Sweetened Condensed Milk

  • 1 cup hot tap water
  • 2 cups sugar
  • 2 cups instant non-fat dry milk powder
  • 6 tablespoons melted margarine
  • Blender or electric beaters

First get out your blender. You can beat the mixture with electric beaters if you prefer, but a blender really does a better job. A food processor would probably work pretty well too, but I’ve never tried it. So anyway, measure your hot water into the blender. Add the sugar, dry milk powder and melted margarine. Put the lid on the blender and whirl it around for a full minute. The mixure will be kind of thin, but will thicken up after standing for about an hour. This recipe makes about 3 cups, or the equivalent of two cans of condensed milk. Each store-bought can of sweetened condensed milk contains about 1-1/2 cups. So this recipe is equivalent to two cans. The mixture may be measured and used right away in any recipe calling for sweetened condensed milk. Or for longer storage, divide the mixture equally between two clean pint size canning jars. Store them in the fridge for a week. Or for longer storage, freeze them for a few months, and then just thaw before using. Every time you use this recipe instead of buying the name brand stuff from the store you will save about $3.00. Not bad for less than five minutes work.

And for anyone who is skeptical: Yes, this recipe really works in all of the recipes the canned stuff does.

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  1. Penny Tyler says:

    I have an extra supply of cows milk right now. Do you have any conversion for using cows milk instead of dry milk? I am going to experiment but don’t want to reinvent the wheel if someone else knows how to do it. Thank you for your advice. Penny

  2. J H Robbins says:

    How can I thicken my condensed milk. I did it just like the recipe said (not yours, but it is exactly the same) and it just won’t thicken. It tastes like condensed milk, but it is runny.
    Thanks, JH Robbins

  3. tina wilhelm says:

    I love this site, thank so much for making this site and having it free. i would just like to ask if you can the sweetened condensed milk?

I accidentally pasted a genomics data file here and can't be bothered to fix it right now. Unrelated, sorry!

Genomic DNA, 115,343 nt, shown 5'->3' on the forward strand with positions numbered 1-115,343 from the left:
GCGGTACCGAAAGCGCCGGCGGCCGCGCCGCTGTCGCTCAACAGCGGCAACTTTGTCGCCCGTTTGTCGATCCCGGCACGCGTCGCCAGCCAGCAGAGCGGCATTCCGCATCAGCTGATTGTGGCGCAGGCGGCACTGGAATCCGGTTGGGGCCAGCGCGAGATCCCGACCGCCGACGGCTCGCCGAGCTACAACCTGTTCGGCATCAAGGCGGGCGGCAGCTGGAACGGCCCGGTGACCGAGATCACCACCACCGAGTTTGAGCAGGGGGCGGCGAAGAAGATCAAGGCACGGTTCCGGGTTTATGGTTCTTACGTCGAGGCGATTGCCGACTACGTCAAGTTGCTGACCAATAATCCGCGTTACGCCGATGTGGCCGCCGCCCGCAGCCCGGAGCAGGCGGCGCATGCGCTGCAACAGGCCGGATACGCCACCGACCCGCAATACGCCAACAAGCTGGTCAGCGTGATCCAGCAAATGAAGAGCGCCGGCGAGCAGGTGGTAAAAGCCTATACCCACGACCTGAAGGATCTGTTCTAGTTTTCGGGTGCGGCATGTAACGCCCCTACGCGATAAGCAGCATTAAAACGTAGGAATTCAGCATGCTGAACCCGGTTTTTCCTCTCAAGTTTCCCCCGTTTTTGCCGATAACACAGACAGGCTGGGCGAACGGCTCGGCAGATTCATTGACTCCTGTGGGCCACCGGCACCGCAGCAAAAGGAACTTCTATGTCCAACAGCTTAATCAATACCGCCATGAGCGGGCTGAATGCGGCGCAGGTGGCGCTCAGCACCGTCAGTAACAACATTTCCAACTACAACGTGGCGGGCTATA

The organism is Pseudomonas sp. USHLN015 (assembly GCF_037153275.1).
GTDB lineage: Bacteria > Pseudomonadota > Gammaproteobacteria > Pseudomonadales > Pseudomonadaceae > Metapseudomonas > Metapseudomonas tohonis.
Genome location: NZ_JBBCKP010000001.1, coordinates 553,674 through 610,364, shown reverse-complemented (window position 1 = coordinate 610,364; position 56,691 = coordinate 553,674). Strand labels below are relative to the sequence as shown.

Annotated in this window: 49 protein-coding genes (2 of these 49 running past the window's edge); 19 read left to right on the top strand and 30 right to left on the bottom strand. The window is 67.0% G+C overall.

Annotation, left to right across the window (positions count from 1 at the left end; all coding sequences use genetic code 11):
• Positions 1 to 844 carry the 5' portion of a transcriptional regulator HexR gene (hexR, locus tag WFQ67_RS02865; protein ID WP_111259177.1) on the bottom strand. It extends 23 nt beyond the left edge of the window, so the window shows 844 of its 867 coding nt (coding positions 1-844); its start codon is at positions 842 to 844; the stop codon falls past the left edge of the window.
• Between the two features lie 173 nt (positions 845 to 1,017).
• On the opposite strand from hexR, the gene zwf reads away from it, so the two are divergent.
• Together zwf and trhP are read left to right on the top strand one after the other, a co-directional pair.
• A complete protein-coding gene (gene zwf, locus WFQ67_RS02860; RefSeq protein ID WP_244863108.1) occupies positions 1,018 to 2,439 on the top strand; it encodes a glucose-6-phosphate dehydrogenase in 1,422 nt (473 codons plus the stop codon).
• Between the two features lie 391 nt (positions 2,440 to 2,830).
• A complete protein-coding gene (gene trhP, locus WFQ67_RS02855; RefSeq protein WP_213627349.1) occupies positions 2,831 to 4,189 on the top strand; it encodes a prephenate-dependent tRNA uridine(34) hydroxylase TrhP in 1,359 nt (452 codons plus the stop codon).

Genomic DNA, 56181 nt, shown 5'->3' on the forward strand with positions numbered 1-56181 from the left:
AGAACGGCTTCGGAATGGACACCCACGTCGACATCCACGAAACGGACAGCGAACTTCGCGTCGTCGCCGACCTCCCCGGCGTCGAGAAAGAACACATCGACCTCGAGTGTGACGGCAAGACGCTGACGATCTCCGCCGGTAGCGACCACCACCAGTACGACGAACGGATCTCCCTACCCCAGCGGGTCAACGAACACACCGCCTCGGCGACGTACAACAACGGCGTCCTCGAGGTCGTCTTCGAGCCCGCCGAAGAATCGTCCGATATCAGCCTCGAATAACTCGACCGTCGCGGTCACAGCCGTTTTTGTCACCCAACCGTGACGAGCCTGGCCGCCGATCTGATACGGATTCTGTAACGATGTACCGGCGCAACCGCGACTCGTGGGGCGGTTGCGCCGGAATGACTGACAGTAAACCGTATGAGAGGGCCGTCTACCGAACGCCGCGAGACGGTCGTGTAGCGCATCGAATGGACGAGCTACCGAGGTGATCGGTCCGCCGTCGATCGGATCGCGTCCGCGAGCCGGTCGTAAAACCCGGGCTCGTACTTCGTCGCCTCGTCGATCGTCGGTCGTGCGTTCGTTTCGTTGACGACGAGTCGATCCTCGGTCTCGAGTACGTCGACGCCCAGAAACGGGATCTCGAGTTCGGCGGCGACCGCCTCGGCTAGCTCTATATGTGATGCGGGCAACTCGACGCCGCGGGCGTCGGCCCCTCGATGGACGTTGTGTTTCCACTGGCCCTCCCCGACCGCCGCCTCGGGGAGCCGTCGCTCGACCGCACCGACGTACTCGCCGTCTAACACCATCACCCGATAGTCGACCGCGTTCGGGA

4. Wanda Stine says:

    My daughter makes home made carmel pies by just heating and beating sweetened condensed milk. But these pies are costly as it takes 3 cans sometimes 4 (if she makes it without any topping). What a great money saver! We’ll give it a try as we have folks giving our large family (9 of us) evaporated milk all of the time!

  5. Jamie Smith says:

    How does this work as a coffee creamer? I have used Condensed milk as a coffee creamer and it works great.

  6. Katie Farrar says:

    I wish the questions here had answers! I made this tonight, and it tastes and looks just right, but it’s runny. It’s in the fridge right now, to hopefully go into a cheesecake tomorrow. I sure would hate to waste all these ingredients, though, if the cheesecake doesn’t set up. We’ll see. Just wish there was an answer to the question about thickening.

  7. When I make this recipe mine turns out super thick, not sure why, maybe brand of milk may be more heavy by dry measure?!?!

    Tastes yummy, bakes well in some recipes but I did destroy a no bake cheesecake using it, the darn thing never set. Just froze it and ate it as an ice cream pie instead. No worries…

  8. I cook too healrhy to use this recipe as is. I’d use hot filtered water, heated on the stove or in a coffee or tea pot (not a microwave), xylotol instead of sugar, and butter or coconut oil instead of margarine. We don’t use cow’s milk either. I think I’m on the wrong site.

  9. Trophywife says:

    This makes great microwave fudge too!

  10. I searched for a while trying to find this recipe. I almost gave up. I work a grave shift, it’s 1:00 am, and I needed to make a pumpkin pie this morning. I could not leave to pick-up a can, I remembered making my own many years ago…Thank you sooo much!

  11. can you can this recipe in a water bath or pressure canner for longer storage?
    and what would be the process?
    and how long could you keep it stored?

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